Cyber Threat Security Tips For Food And Beverage Manufacturers, Distributors, And Retailers

The food and beverage sector is seeing a spike in cyber attacks and cybersecurity threats. Here are actionable steps you can take to improve cyber security in your organization.

August 26, 2022

Most food and beverage companies aren’t prepared for cybercrime. There’s either a lack of proactive protective measures put in place or existing protocols have become outdated. As a result, it has been reported that the food and beverage industry has experienced the greatest increase in data breaches from 2019 to 2020 of any industry. It continues, too.

In May 2021, the world's largest meat processing company, JBS Foods, paid $11 million in ransom to stop cyberattacks against their infrastructure.

Also in early 2021, a large brewery in the U.S. was hit by a cyberattack and the impact went far beyond an email outage; it stopped production and shipping operations completely. 

Cybersecurity Stats

The ways that cyber criminals try to infiltrate an organization’s digital systems changes as quickly as consumer demand for food and beverage products. It’s important for the entire supply chain – and the end consumer – that time and attention is devoted to preventing cybercrime.

Four Steps To Prevent Cybercrime In The Food And Beverage Industry

Step One: The easy first step to increase a company’s cybersecurity is to add it as a topic to leadership agendas, quarterly company gatherings, onboarding documents, and other recurring, company-wide documentation and meetings.

Step Two: Now that it’s a recurring topic of discussion, you’ll need to ensure you set intentions for your meetings. This means beginning with a risk assessment to determine what needs proactive discussion. This is the hard work of thinking through all of the places a cyberattack might occur. For example: email, online systems, fleet management, cell phones, and payroll, to name a few.

No amount of Googling will get you an inclusive list of breach points. Cybersecurity is a mental exercise for each individual organization to ask the question “What happens if X happens?”

Step Three: Once your first risk assessment is complete, turn it into a drill and practice it. This is no different than fire drills that take place in school. The most secure food and beverage companies devote time and resources to run a drill where the email server is shut down or a meeting is called with the executive team to discuss a mock situation in which the company was hit with a ransomware attack. 

Step Four: Assuming some time has passed since step one, this last step begins with a reassessment of risks. Has your organization adopted a new acronym? Has it migrated to a new software platform? Was the payroll system recently switched?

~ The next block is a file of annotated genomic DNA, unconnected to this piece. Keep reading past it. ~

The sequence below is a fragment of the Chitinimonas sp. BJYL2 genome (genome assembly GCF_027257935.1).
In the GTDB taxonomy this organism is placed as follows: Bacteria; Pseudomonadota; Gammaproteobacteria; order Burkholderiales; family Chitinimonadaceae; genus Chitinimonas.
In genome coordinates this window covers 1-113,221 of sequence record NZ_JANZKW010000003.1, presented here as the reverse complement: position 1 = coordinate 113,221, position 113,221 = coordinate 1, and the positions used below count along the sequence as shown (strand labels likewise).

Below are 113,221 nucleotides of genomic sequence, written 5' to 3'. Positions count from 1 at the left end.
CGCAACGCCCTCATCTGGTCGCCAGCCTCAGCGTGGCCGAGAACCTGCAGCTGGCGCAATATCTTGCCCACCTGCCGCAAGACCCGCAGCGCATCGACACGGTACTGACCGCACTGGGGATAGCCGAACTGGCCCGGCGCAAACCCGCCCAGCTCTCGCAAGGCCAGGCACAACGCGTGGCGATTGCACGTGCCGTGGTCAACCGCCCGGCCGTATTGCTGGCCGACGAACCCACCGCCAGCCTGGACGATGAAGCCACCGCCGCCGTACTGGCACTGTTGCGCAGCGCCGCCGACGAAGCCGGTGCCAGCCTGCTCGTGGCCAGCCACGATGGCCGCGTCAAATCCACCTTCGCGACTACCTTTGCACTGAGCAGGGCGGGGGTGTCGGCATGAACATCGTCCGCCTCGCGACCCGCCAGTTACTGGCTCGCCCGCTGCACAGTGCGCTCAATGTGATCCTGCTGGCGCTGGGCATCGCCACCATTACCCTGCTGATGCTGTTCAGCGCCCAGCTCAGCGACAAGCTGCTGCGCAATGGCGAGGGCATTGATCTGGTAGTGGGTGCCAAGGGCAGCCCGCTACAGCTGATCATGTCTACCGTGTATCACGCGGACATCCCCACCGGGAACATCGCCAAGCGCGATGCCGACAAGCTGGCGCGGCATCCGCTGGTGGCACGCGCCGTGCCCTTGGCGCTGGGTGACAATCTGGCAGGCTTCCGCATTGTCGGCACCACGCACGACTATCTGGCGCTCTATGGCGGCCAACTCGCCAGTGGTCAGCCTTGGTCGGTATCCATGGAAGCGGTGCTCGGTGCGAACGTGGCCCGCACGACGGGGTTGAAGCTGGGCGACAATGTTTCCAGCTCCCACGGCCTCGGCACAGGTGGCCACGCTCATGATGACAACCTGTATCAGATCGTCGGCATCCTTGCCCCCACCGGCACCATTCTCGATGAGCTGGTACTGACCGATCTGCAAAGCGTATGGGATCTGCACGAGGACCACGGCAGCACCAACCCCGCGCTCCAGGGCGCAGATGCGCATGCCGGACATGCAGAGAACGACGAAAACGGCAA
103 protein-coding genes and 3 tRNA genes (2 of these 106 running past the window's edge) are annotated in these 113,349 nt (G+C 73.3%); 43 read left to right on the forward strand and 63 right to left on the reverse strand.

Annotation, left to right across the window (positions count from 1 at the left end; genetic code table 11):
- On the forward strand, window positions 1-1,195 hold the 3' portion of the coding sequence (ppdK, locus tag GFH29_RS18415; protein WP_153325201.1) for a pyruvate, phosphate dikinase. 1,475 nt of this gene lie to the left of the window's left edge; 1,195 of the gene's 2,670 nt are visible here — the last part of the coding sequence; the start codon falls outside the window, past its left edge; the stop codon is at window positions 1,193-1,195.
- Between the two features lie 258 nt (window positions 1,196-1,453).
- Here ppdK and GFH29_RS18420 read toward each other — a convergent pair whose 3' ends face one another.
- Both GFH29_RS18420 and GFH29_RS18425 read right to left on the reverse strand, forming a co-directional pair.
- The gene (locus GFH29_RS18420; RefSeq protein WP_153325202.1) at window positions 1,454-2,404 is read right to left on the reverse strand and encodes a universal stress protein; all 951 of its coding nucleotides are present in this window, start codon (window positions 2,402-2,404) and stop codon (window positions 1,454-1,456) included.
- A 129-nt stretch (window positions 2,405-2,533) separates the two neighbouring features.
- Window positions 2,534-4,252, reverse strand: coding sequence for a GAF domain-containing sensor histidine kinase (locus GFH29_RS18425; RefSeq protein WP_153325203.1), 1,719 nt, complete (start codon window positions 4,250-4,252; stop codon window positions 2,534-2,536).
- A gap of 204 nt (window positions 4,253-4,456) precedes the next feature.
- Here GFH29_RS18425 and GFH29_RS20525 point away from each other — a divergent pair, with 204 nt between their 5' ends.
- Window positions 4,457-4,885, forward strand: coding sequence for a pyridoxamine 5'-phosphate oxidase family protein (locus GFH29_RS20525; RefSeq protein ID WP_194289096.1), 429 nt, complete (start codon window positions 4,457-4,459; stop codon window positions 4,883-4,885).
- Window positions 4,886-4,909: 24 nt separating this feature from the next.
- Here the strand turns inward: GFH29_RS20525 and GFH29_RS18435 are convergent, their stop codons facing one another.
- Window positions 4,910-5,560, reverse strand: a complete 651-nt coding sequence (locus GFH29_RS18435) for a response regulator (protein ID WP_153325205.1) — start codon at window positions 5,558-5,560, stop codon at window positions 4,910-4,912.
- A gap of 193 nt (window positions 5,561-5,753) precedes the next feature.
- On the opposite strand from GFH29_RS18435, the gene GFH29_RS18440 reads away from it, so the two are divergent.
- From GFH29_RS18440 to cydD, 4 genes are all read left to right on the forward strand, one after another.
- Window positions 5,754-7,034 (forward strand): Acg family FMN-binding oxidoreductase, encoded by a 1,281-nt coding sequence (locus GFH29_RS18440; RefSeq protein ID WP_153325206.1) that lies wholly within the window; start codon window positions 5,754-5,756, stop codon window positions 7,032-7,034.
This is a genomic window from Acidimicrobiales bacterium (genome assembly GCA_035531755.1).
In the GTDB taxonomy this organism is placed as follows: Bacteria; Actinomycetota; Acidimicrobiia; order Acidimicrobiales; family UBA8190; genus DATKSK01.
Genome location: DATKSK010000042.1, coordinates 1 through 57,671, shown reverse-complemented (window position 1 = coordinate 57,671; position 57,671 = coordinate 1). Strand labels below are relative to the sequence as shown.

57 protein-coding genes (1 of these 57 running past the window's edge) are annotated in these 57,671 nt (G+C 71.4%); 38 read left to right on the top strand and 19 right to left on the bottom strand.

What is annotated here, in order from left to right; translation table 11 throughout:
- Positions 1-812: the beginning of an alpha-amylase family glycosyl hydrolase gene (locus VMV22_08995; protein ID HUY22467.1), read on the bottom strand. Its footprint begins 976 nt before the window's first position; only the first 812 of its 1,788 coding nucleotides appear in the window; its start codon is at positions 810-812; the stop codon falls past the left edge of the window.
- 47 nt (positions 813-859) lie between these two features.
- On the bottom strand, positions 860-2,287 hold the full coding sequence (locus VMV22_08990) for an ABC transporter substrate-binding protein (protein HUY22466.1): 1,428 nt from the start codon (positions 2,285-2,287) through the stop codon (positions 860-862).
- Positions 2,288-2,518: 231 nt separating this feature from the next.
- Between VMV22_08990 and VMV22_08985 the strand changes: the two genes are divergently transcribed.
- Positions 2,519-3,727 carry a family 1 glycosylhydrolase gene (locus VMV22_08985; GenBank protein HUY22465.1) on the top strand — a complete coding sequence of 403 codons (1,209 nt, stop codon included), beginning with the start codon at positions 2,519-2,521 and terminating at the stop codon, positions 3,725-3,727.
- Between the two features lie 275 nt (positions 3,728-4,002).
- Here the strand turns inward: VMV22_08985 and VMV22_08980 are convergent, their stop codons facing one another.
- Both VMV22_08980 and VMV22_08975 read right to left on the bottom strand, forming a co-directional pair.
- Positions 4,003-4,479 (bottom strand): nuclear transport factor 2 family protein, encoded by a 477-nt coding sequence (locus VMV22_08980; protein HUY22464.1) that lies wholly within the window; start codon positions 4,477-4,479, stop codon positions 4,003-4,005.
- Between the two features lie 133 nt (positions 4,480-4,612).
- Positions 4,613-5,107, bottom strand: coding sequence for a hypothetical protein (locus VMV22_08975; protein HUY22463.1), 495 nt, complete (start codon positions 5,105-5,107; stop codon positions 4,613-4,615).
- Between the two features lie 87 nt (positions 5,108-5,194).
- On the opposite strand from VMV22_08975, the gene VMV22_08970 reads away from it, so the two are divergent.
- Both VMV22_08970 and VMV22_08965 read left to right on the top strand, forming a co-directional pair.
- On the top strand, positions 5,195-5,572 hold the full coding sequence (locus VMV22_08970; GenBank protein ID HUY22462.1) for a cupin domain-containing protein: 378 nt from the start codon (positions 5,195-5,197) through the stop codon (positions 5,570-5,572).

There is no shortage of independent 3rd party companies that will audit your controls and processes or implement regular penetration tests to help you regularly reassess your risks and harden your systems. 

Because food and beverage companies rely so heavily on software for their ERP (Enterprise Resource Planning), payroll, or customer management, it’s incredibly important to evaluate the security in place with the companies you’re working with.

Here are five questions to ask your existing software solution providers or any future ones:

  1. What steps do you take to prevent cybersecurity threats to our data?

  2. Can you share your SOC audit?

  3. Do you have a PCI Certification?

  4. When was the last time you underwent penetration testing and what were the results?

  5. What are your ransomware protection and recovery methods?

A software company’s ability to share answers to these questions is an immediate sign as to whether or not you can trust them with your data. 

A key long-term security strategy is to utilize software vendors that do not charge per user. This ensures that every person receives their own unique login, where only they know the password. SaaS software that does charge per user tends to have security risks in the long term as cost-cutting measures may inadvertently lead to people sharing the same login.

Interested in learning more about cybersecurity? Check out Encompass VP of eCommerce, Bill Kraich’s latest contribution to Beverage Industry Magazine: As Cyberattacks Increase, Every Facet of Operation Is Vulnerable

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